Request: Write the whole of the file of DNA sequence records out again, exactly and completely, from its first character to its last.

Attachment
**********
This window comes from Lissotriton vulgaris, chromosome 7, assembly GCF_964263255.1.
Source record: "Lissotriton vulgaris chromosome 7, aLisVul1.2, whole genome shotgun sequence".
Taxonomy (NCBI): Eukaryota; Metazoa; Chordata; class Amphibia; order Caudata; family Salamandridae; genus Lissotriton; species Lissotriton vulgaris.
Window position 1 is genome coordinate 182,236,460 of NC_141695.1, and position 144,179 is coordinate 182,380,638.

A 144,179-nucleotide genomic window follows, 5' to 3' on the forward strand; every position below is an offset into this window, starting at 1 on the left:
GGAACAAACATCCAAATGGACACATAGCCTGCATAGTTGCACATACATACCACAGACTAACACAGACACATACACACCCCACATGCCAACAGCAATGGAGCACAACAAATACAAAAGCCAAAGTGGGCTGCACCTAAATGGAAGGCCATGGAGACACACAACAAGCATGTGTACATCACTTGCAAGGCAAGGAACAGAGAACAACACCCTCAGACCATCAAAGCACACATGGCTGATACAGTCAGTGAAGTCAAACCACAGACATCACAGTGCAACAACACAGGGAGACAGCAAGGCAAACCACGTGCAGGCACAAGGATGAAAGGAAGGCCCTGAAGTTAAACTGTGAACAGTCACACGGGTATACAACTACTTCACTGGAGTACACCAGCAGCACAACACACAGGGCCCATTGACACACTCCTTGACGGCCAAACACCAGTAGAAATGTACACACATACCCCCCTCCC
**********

This window comes from Lissotriton vulgaris, chromosome 7, assembly GCF_964263255.1.
Source record: "Lissotriton vulgaris chromosome 7, aLisVul1.2, whole genome shotgun sequence".
Taxonomy (NCBI): Eukaryota; Metazoa; Chordata; class Amphibia; order Caudata; family Salamandridae; genus Lissotriton; species Lissotriton vulgaris.
Window position 1 is genome coordinate 182,236,460 of NC_141695.1, and position 144,179 is coordinate 182,380,638.

A 144,179-nucleotide genomic window follows, 5' to 3' on the forward strand; every position below is an offset into this window, starting at 1 on the left:
GGAACAAACATCCAAATGGACACATAGCCTGCATAGTTGCACATACATACCACAGACTAACACAGACACATACACACCCCACATGCCAACAGCAATGGAGCACAACAAATACAAAAGCCAAAGTGGGCTGCACCTAAATGGAAGGCCATGGAGACACACAACAAGCATGTGTACATCACTTGCAAGGCAAGGAACAGAGAACAACACCCTCAGACCATCAAAGCACACATGGCTGATACAGTCAGTGAAGTCAAACCACAGACATCACAGTGCAACAACACAGGGAGACAGCAAGGCAAACCACGTGCAGGCACAAGGATGAAAGGAAGGCCCTGAAGTTAAACTGTGAACAGTCACACGGGTATACAACTACTTCACTGGAGTACACCAGCAGCACAACACACAGGGCCCATTGACACACTCCTTGACGGCCAAACACCAGTAGAAATGTACACACATACCCCCCTCCC